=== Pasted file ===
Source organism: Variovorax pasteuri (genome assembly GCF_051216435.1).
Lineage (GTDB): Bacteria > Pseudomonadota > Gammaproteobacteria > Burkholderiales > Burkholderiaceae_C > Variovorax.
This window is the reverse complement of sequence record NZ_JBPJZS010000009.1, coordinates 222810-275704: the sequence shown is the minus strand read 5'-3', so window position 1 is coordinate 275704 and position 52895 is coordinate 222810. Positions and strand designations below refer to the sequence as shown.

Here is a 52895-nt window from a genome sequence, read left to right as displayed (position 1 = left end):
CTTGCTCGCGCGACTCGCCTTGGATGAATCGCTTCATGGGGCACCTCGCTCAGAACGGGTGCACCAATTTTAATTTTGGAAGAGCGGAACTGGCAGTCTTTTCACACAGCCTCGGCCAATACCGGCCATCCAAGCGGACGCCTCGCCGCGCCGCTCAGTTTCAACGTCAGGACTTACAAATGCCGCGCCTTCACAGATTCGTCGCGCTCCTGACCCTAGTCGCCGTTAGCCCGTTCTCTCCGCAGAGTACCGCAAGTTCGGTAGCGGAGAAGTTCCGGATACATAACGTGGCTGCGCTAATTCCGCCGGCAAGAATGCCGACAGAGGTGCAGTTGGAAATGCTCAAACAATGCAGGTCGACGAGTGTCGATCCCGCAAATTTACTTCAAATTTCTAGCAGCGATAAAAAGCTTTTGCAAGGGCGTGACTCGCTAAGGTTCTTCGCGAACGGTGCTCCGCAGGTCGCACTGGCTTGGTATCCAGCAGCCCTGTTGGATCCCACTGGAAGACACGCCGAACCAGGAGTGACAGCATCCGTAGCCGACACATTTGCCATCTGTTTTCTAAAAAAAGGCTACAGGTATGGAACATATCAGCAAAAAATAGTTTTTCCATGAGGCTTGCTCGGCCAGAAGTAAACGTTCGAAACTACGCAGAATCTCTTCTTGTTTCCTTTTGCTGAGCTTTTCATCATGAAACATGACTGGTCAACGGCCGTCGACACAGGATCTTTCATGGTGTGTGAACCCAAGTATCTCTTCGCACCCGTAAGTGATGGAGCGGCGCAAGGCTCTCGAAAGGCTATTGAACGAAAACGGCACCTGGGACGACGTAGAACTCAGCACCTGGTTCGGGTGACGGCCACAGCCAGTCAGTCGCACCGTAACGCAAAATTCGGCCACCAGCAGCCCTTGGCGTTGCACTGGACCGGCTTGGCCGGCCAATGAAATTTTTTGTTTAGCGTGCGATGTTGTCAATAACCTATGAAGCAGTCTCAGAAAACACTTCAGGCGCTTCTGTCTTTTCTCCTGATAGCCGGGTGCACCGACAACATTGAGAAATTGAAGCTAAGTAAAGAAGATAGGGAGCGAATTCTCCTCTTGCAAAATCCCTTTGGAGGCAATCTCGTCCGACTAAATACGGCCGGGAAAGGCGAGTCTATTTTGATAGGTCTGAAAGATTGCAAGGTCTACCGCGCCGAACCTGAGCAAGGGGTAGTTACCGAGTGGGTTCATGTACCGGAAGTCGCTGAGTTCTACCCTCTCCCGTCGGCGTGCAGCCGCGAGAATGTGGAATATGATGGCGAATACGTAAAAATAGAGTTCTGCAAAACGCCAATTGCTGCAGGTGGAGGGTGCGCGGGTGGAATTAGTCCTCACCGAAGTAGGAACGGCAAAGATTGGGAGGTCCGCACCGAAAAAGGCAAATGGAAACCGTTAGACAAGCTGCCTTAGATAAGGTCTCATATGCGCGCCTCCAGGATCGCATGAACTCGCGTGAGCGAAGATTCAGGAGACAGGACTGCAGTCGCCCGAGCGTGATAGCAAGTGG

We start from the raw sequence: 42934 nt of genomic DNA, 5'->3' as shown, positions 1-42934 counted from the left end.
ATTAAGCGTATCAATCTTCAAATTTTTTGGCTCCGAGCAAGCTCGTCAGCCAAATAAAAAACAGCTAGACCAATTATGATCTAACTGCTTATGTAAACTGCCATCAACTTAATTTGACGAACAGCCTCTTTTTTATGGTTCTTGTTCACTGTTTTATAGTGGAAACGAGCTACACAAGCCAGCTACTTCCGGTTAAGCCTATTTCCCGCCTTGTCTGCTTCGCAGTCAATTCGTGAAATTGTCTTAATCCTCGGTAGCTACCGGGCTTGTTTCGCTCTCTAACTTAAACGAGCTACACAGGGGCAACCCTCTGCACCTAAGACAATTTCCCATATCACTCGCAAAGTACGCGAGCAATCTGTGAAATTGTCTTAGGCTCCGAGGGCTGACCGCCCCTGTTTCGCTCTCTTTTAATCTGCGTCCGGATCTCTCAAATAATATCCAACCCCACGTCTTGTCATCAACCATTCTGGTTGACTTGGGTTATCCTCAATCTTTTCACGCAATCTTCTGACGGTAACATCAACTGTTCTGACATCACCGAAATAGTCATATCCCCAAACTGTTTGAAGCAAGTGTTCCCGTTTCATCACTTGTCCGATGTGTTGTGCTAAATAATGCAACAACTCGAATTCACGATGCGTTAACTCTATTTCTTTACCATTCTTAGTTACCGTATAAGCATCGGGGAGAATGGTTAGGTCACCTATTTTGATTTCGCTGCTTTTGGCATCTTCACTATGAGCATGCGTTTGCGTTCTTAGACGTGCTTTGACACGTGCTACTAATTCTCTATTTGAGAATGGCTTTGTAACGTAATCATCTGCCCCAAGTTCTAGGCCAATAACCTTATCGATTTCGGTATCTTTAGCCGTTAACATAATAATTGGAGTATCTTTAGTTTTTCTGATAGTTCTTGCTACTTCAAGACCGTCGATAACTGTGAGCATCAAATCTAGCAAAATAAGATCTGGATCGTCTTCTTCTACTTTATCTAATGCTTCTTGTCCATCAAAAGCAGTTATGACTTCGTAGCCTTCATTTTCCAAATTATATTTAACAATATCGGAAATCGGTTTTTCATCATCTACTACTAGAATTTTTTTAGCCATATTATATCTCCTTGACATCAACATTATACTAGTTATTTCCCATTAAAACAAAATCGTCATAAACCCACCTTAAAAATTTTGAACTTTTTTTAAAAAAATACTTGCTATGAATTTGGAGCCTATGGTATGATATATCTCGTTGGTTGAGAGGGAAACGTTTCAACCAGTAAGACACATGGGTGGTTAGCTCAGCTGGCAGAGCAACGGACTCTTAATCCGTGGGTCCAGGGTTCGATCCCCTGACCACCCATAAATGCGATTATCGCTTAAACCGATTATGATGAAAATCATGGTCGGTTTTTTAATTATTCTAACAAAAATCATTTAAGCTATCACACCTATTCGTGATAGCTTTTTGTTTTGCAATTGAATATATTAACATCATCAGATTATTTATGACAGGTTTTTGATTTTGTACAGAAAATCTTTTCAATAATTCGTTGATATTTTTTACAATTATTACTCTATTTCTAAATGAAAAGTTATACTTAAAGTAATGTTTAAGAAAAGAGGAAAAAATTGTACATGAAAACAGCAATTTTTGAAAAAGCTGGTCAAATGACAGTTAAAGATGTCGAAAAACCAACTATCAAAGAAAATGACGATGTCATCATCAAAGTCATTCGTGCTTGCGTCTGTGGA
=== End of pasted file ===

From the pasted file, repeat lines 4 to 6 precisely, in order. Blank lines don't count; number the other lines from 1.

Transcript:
Here is a 52895-nt window from a genome sequence, read left to right as displayed (position 1 = left end):
CTTGCTCGCGCGACTCGCCTTGGATGAATCGCTTCATGGGGCACCTCGCTCAGAACGGGTGCACCAATTTTAATTTTGGAAGAGCGGAACTGGCAGTCTTTTCACACAGCCTCGGCCAATACCGGCCATCCAAGCGGACGCCTCGCCGCGCCGCTCAGTTTCAACGTCAGGACTTACAAATGCCGCGCCTTCACAGATTCGTCGCGCTCCTGACCCTAGTCGCCGTTAGCCCGTTCTCTCCGCAGAGTACCGCAAGTTCGGTAGCGGAGAAGTTCCGGATACATAACGTGGCTGCGCTAATTCCGCCGGCAAGAATGCCGACAGAGGTGCAGTTGGAAATGCTCAAACAATGCAGGTCGACGAGTGTCGATCCCGCAAATTTACTTCAAATTTCTAGCAGCGATAAAAAGCTTTTGCAAGGGCGTGACTCGCTAAGGTTCTTCGCGAACGGTGCTCCGCAGGTCGCACTGGCTTGGTATCCAGCAGCCCTGTTGGATCCCACTGGAAGACACGCCGAACCAGGAGTGACAGCATCCGTAGCCGACACATTTGCCATCTGTTTTCTAAAAAAAGGCTACAGGTATGGAACATATCAGCAAAAAATAGTTTTTCCATGAGGCTTGCTCGGCCAGAAGTAAACGTTCGAAACTACGCAGAATCTCTTCTTGTTTCCTTTTGCTGAGCTTTTCATCATGAAACATGACTGGTCAACGGCCGTCGACACAGGATCTTTCATGGTGTGTGAACCCAAGTATCTCTTCGCACCCGTAAGTGATGGAGCGGCGCAAGGCTCTCGAAAGGCTATTGAACGAAAACGGCACCTGGGACGACGTAGAACTCAGCACCTGGTTCGGGTGACGGCCACAGCCAGTCAGTCGCACCGTAACGCAAAATTCGGCCACCAGCAGCCCTTGGCGTTGCACTGGACCGGCTTGGCCGGCCAATGAAATTTTTTGTTTAGCGTGCGATGTTGTCAATAACCTATGAAGCAGTCTCAGAAAACACTTCAGGCGCTTCTGTCTTTTCTCCTGATAGCCGGGTGCACCGACAACATTGAGAAATTGAAGCTAAGTAAAGAAGATAGGGAGCGAATTCTCCTCTTGCAAAATCCCTTTGGAGGCAATCTCGTCCGACTAAATACGGCCGGGAAAGGCGAGTCTATTTTGATAGGTCTGAAAGATTGCAAGGTCTACCGCGCCGAACCTGAGCAAGGGGTAGTTACCGAGTGGGTTCATGTACCGGAAGTCGCTGAGTTCTACCCTCTCCCGTCGGCGTGCAGCCGCGAGAATGTGGAATATGATGGCGAATACGTAAAAATAGAGTTCTGCAAAACGCCAATTGCTGCAGGTGGAGGGTGCGCGGGTGGAATTAGTCCTCACCGAAGTAGGAACGGCAAAGATTGGGAGGTCCGCACCGAAAAAGGCAAATGGAAACCGTTAGACAAGCTGCCTTAGATAAGGTCTCATATGCGCGCCTCCAGGATCGCATGAACTCGCGTGAGCGAAGATTCAGGAGACAGGACTGCAGTCGCCCGAGCGTGATAGCAAGTGG

We start from the raw sequence: 42934 nt of genomic DNA, 5'->3' as shown, positions 1-42934 counted from the left end.